Speaker presentations -- Computer Science Teachers Association 2008 conference
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Speaker Presentations from the 2008 Symposium

Using the Source Web Repository
Presented by Debbie Carter
How many times have you wished that you had better access to teaching resources? Well, you're in luck! To promote sharing among members of the community, CSTA has developed The Source, a searchable database of lesson plans, IDE's, presentations, learning tools, and other resources. Contributions have come from teachers, university faculty, and industry, and they have been indexed by subject, curriculum level, and key word, among other designations. This presentation will include a brief introduction, followed by a demonstration of the flexible search process, as well as a look at some of the specific resources housed in the repository. Participants will be encouraged to contribute their own resources using an e-mail form.

The GridWorld AP Case Study
Presented by Barbara Ericson and Fran Trees
Case studies expose students to large programs, enabling them to understand the importance of design and good programming style while encouraging teamwork and active learning. This session will introduce some nifty assignments and lab ideas to use when incorporating the AP GridWorld Case Study into the curriculum.

Clubs, Camps, and Competitions
Presented by Barbara Ericson
Would you like to get your students interested in more than just using instant messaging and Facebook? This session will enable you to start computing after school clubs, summer camps, and competitions. It will give you free software that you can use to introduce computing concepts to your students. It will also discuss ways to get money to buy robotics kits and show you some robot kits that you can use. It will show you how to find computing competitions that can motivate your students to excel.

Making K-8 Computer Science a Reality
Presented by Dan Frost, Anita Verno & Karen North
Should computer science be taught in grades K-8? Can it be taught to students that young? CSTA's Level I committee believes the answer to both questions is Yes, and in this session will present a draft of its report on the K-8 computer science curriculum. Additional materials here and here.

Equity and Diversity in Computing
Presented by Joanna Goode
This presentation will provide an overview of the three-tiered strategy for democratizing computer science in Los Angeles Unified School District: professional development, student outreach, and the development of curricular materials to support a year-long, college-preparatory computer science course for high school students. The session will discuss both the challenges embedded in the efforts to make computer science more accessible for underrepresented students as well as the successes that have been accomplished through this university-district partnership over the last several years.

Making a Difference in Education through Innovation in Technology
Presented by Harold Javid
Technology has long played a role in education. Some technologies such as pen and paper, chalk and blackboard, or printing are so much a part of our experiences that we no longer think of them as technology. The Educational Research Programs Group in Microsoft Research is engaged in ongoing research into the use of technologies such as Tablet PC, collaboration technologies, gaming, and robotics in education. This presentation will share results of this work, discuss the importance of using assessment to evaluate the success of the innovative application of technology in education, and a view of future plans.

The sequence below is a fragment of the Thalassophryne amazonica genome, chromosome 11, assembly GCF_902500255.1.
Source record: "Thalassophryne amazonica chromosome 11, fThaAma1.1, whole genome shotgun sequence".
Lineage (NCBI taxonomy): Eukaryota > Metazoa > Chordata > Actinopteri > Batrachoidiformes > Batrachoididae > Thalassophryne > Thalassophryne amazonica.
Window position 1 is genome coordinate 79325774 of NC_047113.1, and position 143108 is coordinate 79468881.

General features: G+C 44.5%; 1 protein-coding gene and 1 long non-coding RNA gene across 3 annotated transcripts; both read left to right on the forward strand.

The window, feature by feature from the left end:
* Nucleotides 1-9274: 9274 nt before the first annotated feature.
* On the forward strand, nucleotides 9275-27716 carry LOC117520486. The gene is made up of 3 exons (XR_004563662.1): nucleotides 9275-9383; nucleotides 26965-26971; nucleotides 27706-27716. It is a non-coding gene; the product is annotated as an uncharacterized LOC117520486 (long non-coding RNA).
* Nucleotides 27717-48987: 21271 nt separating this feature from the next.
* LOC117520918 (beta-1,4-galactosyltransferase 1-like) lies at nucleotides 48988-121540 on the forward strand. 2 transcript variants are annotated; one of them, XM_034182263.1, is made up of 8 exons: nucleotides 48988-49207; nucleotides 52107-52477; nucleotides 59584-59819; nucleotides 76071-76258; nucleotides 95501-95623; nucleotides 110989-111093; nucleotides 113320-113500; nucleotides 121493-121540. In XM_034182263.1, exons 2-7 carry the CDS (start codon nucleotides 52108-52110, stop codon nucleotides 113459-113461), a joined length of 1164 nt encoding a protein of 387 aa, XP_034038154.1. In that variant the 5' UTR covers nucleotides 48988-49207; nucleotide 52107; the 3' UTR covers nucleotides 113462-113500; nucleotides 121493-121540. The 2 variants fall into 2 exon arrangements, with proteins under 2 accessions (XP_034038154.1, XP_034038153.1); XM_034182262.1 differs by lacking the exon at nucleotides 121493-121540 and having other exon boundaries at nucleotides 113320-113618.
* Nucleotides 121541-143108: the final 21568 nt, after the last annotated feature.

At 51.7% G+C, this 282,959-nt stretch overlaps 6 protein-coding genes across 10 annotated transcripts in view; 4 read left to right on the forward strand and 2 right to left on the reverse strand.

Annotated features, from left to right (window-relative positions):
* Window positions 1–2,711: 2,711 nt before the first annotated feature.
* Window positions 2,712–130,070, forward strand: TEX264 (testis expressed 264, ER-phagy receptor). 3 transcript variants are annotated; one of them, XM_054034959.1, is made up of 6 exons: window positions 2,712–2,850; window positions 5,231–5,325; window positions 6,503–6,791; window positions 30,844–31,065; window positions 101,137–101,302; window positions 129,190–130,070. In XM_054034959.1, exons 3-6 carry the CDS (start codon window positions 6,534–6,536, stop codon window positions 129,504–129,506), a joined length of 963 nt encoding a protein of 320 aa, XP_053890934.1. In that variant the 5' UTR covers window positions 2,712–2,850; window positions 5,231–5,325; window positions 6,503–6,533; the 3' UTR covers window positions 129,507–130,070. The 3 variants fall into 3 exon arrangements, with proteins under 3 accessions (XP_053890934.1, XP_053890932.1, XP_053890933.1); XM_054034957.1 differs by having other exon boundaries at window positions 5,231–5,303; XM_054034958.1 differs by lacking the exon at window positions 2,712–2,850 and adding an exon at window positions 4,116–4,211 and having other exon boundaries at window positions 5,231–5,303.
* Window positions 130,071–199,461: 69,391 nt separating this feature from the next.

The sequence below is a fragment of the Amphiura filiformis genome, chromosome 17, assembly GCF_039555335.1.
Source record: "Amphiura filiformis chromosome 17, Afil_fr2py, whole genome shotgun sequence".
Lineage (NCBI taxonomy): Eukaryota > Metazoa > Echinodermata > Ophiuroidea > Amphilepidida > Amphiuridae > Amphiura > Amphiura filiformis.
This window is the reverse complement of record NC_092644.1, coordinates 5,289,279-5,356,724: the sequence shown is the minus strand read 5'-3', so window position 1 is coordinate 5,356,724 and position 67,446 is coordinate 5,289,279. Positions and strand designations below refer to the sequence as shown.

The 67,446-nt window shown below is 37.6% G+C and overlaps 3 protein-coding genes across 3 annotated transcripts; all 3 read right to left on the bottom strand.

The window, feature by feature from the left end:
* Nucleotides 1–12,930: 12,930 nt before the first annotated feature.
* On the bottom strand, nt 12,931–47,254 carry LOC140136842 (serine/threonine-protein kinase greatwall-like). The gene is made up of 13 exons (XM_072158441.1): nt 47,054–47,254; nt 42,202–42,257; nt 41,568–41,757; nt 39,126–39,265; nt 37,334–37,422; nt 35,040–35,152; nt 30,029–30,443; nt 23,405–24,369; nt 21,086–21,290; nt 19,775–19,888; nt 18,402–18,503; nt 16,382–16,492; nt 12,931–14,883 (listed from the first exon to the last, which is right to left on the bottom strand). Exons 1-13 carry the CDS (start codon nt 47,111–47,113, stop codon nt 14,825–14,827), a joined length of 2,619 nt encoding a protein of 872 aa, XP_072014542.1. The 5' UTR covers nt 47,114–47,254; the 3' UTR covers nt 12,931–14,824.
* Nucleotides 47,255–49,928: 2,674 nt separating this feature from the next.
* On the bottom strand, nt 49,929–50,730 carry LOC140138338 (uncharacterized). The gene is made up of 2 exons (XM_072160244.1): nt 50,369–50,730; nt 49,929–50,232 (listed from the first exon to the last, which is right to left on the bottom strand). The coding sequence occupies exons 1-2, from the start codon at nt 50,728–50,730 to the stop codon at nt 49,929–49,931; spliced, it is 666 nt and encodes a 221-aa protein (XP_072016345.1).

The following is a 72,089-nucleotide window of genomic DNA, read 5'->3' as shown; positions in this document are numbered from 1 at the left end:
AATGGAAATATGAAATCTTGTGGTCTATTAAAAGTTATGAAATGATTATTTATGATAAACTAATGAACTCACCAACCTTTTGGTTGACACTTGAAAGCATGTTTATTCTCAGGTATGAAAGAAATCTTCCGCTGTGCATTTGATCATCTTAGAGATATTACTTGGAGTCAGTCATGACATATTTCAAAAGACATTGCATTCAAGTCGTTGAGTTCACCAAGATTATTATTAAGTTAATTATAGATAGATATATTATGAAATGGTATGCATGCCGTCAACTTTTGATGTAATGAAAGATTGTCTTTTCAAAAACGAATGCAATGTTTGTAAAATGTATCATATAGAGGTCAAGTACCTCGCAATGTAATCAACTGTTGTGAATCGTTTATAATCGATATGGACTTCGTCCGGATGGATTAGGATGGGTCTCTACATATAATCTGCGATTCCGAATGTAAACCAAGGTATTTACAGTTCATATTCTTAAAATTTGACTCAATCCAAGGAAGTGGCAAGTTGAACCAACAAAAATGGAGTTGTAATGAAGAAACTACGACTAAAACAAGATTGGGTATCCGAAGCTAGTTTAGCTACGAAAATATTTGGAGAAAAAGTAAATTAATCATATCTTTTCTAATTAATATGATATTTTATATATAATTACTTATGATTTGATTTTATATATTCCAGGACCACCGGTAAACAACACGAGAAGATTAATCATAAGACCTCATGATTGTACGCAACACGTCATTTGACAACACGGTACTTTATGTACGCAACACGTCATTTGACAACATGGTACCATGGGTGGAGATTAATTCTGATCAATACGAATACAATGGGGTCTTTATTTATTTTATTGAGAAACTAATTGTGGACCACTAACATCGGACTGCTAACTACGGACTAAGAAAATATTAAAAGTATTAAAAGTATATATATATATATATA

Google Search: From the Basics to the Latest Innovations
Presented by Maggie Johnson
In this session, we explore basic search technology as well as the innovations that Google has brought and continues to bring to search. The materials presented will not only help you become familiar with the latest trends, but will also help you introduce this important technology to your students.

Getting Future Leaders to Learn Computer Science
Presented by Maria Klawe
Career opportunities abound for creative people with great communication and people skills who can combine computer science with other disciplines. How should we teach computer science to attract students like these into our classes? Additional materials here.

Making Computer Science and Games Better
Presented by John Nordlinger
There is a declining enrollment in computer science. Can computer gaming inspire CS? Can CS improve computer gaming? Learn what is being done and what is available. Follow above link to website for this presentation.

Computational Thinking
Presented by Pat Phillips
Computational thinking is an analytical tool for problem solving with models and methods from computer science and is a subset of the fundamental skills needed by everyone, not just computer scientists. As computers and technology become even more ubiquitous, computational thinking will be used by all of us to manage our daily lives, in and out of school, as we approach problems and communicate with others.

Teaching Web Development with Dotnetnuke
Presented by Brian Scarbeau